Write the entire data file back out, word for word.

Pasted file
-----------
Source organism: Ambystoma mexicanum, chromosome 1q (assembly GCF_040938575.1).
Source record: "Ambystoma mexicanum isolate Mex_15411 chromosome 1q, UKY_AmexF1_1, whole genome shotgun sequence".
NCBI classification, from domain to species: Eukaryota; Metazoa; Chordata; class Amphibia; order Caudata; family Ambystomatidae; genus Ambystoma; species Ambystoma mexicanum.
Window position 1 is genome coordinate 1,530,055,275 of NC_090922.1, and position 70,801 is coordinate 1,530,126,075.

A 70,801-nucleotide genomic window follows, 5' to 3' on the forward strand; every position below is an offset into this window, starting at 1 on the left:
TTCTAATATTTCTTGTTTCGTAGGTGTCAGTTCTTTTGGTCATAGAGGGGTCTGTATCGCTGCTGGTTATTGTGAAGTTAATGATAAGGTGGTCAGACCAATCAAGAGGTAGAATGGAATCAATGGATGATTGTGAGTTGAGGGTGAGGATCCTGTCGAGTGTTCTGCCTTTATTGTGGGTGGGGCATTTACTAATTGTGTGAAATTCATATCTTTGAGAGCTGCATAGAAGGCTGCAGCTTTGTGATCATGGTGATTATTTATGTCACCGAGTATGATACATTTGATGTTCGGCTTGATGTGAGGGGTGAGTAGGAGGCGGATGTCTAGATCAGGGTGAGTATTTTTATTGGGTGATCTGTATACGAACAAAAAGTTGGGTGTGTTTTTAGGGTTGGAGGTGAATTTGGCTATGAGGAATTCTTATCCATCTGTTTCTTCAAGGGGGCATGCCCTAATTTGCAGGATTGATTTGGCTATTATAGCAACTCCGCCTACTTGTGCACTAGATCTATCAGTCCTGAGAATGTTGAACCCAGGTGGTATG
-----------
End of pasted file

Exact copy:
Source organism: Ambystoma mexicanum, chromosome 1q (assembly GCF_040938575.1).
Source record: "Ambystoma mexicanum isolate Mex_15411 chromosome 1q, UKY_AmexF1_1, whole genome shotgun sequence".
NCBI classification, from domain to species: Eukaryota; Metazoa; Chordata; class Amphibia; order Caudata; family Ambystomatidae; genus Ambystoma; species Ambystoma mexicanum.
Window position 1 is genome coordinate 1,530,055,275 of NC_090922.1, and position 70,801 is coordinate 1,530,126,075.

A 70,801-nucleotide genomic window follows, 5' to 3' on the forward strand; every position below is an offset into this window, starting at 1 on the left:
TTCTAATATTTCTTGTTTCGTAGGTGTCAGTTCTTTTGGTCATAGAGGGGTCTGTATCGCTGCTGGTTATTGTGAAGTTAATGATAAGGTGGTCAGACCAATCAAGAGGTAGAATGGAATCAATGGATGATTGTGAGTTGAGGGTGAGGATCCTGTCGAGTGTTCTGCCTTTATTGTGGGTGGGGCATTTACTAATTGTGTGAAATTCATATCTTTGAGAGCTGCATAGAAGGCTGCAGCTTTGTGATCATGGTGATTATTTATGTCACCGAGTATGATACATTTGATGTTCGGCTTGATGTGAGGGGTGAGTAGGAGGCGGATGTCTAGATCAGGGTGAGTATTTTTATTGGGTGATCTGTATACGAACAAAAAGTTGGGTGTGTTTTTAGGGTTGGAGGTGAATTTGGCTATGAGGAATTCTTATCCATCTGTTTCTTCAAGGGGGCATGCCCTAATTTGCAGGATTGATTTGGCTATTATAGCAACTCCGCCTACTTGTGCACTAGATCTATCAGTCCTGAGAATGTTGAACCCAGGTGGTATG